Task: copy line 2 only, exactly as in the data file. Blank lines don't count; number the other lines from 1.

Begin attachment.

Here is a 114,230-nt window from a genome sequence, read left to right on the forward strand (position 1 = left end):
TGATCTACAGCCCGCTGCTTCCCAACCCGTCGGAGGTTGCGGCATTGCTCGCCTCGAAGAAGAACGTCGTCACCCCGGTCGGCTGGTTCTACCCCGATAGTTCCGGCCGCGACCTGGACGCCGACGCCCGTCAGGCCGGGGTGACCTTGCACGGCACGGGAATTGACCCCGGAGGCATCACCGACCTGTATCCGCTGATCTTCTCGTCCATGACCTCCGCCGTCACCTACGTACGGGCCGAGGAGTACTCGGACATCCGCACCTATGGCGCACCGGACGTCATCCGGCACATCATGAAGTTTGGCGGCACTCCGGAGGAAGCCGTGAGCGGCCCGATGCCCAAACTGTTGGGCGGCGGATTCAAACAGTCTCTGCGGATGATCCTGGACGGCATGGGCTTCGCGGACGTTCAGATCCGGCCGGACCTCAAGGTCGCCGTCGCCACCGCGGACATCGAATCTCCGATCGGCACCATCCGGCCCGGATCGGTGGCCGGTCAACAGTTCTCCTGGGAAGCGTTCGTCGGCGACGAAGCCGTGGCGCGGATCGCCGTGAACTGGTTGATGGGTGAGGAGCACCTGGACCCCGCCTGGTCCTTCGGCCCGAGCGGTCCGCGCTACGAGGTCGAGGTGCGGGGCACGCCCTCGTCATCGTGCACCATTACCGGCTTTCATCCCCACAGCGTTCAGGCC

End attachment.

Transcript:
TGATCTACAGCCCGCTGCTTCCCAACCCGTCGGAGGTTGCGGCATTGCTCGCCTCGAAGAAGAACGTCGTCACCCCGGTCGGCTGGTTCTACCCCGATAGTTCCGGCCGCGACCTGGACGCCGACGCCCGTCAGGCCGGGGTGACCTTGCACGGCACGGGAATTGACCCCGGAGGCATCACCGACCTGTATCCGCTGATCTTCTCGTCCATGACCTCCGCCGTCACCTACGTACGGGCCGAGGAGTACTCGGACATCCGCACCTATGGCGCACCGGACGTCATCCGGCACATCATGAAGTTTGGCGGCACTCCGGAGGAAGCCGTGAGCGGCCCGATGCCCAAACTGTTGGGCGGCGGATTCAAACAGTCTCTGCGGATGATCCTGGACGGCATGGGCTTCGCGGACGTTCAGATCCGGCCGGACCTCAAGGTCGCCGTCGCCACCGCGGACATCGAATCTCCGATCGGCACCATCCGGCCCGGATCGGTGGCCGGTCAACAGTTCTCCTGGGAAGCGTTCGTCGGCGACGAAGCCGTGGCGCGGATCGCCGTGAACTGGTTGATGGGTGAGGAGCACCTGGACCCCGCCTGGTCCTTCGGCCCGAGCGGTCCGCGCTACGAGGTCGAGGTGCGGGGCACGCCCTCGTCATCGTGCACCATTACCGGCTTTCATCCCCACAGCGTTCAGGCC